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the first regulated sports investment fund?

I toyed with doing something like this a few years ago but never took it any further. It was always going to need the backing of a financial group to get it off the ground.

Regulated sports betting fund unveiled

Investors seeking uncorrelated, “economy-proof” returns are being offered a new asset class – trading on sports betting exchanges.

The Galileo Fund, which will be launched this week by London-based Centaur Corporate, claims to be the world’s first regulated such vehicle.

It will trade in sports such as football, racing and tennis on Betfair and other online exchanges that facilitate so-called in-running betting, hosting markets on events already in progress.


Good luck to them, I'd much prefer to invest my money in a fund like that, than one susceptible to major crashes in the economy.

ADDENDUM

But are they the right company to launch such a fund? I believe this is the same firm that dabbles in teaching people to trade. Having done that for a few years with Betfair, that's a precarious position to be in, teaching people to eliminate risk but also to make an earn out of it for the business. My Education programme was criticised by Harry Findlay in a Racing UK interview once (words to the effect of "they'd be much better off being taught by me to be a gambler"), and to an extent I agreed with his but a company can't go out and encourage punters to take risks, then sit back and take the profits as said punters go broke. There's an ethical balance between whetting someone's appetite to go their own way and learn more, and just forcing it down their throat and having to deal with complaints when they inevitably got it wrong due to going back to their old, unprofitable habits.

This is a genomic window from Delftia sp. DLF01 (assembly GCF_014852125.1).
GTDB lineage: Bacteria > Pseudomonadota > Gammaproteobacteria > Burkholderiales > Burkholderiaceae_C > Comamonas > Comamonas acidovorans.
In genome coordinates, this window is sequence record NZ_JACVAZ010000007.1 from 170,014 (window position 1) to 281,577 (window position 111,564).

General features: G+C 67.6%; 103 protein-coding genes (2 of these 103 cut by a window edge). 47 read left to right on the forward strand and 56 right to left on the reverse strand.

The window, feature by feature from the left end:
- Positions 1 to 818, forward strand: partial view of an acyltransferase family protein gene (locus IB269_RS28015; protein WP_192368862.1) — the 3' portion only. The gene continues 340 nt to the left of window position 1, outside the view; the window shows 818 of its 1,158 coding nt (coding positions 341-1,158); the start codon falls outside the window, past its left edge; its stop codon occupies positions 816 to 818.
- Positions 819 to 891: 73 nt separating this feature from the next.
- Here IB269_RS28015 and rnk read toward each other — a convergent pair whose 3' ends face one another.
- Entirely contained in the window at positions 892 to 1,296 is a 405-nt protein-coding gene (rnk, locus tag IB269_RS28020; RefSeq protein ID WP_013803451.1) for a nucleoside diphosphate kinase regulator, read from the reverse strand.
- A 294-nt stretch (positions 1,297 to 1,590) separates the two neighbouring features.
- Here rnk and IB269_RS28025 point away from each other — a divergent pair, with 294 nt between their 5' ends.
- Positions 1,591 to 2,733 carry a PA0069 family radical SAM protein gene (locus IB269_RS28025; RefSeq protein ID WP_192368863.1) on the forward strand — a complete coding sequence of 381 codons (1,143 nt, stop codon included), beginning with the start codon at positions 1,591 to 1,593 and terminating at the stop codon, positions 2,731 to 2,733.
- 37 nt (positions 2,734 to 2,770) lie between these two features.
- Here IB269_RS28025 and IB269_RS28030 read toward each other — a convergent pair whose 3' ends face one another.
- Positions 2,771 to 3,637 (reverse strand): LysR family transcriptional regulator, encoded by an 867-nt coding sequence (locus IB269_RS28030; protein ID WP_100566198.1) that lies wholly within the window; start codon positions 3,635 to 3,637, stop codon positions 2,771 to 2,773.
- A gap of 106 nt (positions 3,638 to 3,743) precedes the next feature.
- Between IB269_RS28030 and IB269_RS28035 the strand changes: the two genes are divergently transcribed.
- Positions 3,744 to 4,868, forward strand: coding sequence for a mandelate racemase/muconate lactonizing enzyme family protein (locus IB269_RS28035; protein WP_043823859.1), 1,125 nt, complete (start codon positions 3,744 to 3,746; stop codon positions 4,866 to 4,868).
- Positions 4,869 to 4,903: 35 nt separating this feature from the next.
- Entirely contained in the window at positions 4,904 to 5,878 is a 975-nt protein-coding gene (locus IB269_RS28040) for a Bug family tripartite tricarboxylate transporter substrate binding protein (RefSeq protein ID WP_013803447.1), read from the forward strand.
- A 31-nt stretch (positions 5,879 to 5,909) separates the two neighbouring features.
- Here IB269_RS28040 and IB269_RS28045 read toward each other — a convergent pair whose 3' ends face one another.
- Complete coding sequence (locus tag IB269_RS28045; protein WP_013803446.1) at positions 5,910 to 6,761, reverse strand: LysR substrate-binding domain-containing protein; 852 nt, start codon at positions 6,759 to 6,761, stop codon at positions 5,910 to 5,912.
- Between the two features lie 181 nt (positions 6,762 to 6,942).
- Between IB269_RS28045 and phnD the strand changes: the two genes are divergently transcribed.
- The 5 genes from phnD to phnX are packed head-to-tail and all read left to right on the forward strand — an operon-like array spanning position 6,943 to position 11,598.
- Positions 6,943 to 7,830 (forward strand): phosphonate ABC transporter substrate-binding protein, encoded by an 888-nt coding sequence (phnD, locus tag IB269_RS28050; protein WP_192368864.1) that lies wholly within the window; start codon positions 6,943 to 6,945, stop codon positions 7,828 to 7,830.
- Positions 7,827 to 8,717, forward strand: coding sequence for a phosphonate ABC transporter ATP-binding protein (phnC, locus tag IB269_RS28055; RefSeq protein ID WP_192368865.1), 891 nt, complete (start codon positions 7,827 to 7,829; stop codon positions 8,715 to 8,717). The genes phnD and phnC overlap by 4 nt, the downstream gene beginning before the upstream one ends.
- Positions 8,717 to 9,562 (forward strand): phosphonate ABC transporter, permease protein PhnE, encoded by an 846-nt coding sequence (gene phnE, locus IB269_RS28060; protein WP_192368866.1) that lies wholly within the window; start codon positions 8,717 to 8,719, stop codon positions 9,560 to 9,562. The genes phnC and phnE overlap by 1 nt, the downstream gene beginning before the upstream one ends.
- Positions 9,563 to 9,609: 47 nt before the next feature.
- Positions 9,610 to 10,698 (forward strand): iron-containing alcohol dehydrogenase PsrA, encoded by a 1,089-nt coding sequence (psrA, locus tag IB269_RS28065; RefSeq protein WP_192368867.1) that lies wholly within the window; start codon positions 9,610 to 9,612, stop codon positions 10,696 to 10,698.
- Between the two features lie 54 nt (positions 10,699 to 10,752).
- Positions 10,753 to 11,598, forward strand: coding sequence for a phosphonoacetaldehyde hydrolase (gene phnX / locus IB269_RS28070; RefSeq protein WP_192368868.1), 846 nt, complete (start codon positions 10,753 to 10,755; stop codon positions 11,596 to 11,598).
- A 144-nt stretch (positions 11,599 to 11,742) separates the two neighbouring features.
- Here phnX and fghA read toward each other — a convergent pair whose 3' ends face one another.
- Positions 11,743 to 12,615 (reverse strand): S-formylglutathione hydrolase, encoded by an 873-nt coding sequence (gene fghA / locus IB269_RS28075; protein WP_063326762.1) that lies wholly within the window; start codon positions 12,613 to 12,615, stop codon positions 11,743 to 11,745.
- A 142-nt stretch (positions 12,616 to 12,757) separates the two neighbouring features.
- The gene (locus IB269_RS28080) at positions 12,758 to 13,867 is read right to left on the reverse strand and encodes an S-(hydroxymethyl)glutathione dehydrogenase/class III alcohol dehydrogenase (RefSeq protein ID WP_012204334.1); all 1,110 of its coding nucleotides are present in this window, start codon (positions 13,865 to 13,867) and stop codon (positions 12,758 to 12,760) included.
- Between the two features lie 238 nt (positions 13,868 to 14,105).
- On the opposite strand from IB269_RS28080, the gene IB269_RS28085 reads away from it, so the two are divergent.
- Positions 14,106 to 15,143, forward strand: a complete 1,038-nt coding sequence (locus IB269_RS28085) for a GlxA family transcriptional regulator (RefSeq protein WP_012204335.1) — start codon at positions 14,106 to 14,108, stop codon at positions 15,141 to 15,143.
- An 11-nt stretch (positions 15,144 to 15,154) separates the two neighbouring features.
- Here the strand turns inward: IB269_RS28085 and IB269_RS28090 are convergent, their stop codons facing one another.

Centaur have also been known for glossy sales pitches and over the years they have also been a tipping and syndication service, and fell foul of the Advertising Standards Authority at one stage...

CentaurGlobal

ASA judgment

Again, good luck to them, but they need to be more transparent if they are to succeed in the financial world. Still a small investment with one's eyes wide open to the risks wouldn't be such a bad thing, but he who takes out a second mortgage for it is asking for trouble...

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